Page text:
Monday, September 12, 2011

When you don’t resolve everything

In writing a stand-alone novel, loose ends typically must be tied up, plot lines resolved. Otherwise, readers leave the book hungry, unsatisfied when they ought to feel full.

What about in a series novel? Should everything be tied up? Should all questions be resolved, all conflicts settled? To a point, not so much, I think.

In my first novel, Storm Surge, I introduce readers to a box owned by Daniel Wyeth, a detective. My main character peeks inside the box and finds a piece of black metal, which Daniel says is shattered. My main character wonders what would make metal shatter, but she backs off her pursuit of this knowledge when Daniel shows he’s uncomfortable speaking about it. By the end of the novel, the mystery of the contents of the box is not resolved.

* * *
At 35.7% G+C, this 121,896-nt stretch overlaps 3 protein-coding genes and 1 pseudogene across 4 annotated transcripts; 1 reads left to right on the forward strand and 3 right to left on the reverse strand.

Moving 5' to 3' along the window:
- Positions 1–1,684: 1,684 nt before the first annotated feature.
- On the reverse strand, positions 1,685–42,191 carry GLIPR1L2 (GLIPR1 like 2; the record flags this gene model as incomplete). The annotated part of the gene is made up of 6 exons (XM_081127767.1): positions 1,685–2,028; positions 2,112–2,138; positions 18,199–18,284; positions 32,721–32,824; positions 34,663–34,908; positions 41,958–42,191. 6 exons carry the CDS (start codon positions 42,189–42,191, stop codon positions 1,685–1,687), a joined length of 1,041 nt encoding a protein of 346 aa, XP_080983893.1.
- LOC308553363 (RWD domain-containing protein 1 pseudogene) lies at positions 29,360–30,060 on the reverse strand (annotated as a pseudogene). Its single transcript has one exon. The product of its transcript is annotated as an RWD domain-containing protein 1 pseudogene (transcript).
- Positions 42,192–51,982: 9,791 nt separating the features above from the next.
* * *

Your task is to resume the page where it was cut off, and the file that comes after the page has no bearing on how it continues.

Is that a problem? For one of my pre-publication readers, yes, she was/is frustrated the shattered metal is not explained. And I understand her pain. But part of the sweetness of a series can be the ongoing mysteries or conflicts that keep you coming back to find out what happens as the larger story evolves. My main character reaches an understanding that she will wait until Daniel is ready to discuss the contents of the book – this is all the resolution the reader gets in novel one. 

And, with Storm Surge, it’s not just the minor detail of the shattered metal that is left unresolved. Yes, the main mystery of the novel is completely solved, and the ongoing relationship dynamics enjoy a small resolution. For instance, my main character and her stepsister enjoy a respite from their all-out battle. But will it last? After all, the two characters have spent their entire lives fighting. The resolution provided at the end of Storm Surge hopefully is enough to fill readers up but open enough to become unraveled once more at the beginning of the second novel. After all, that’s part of the fun of a series. 

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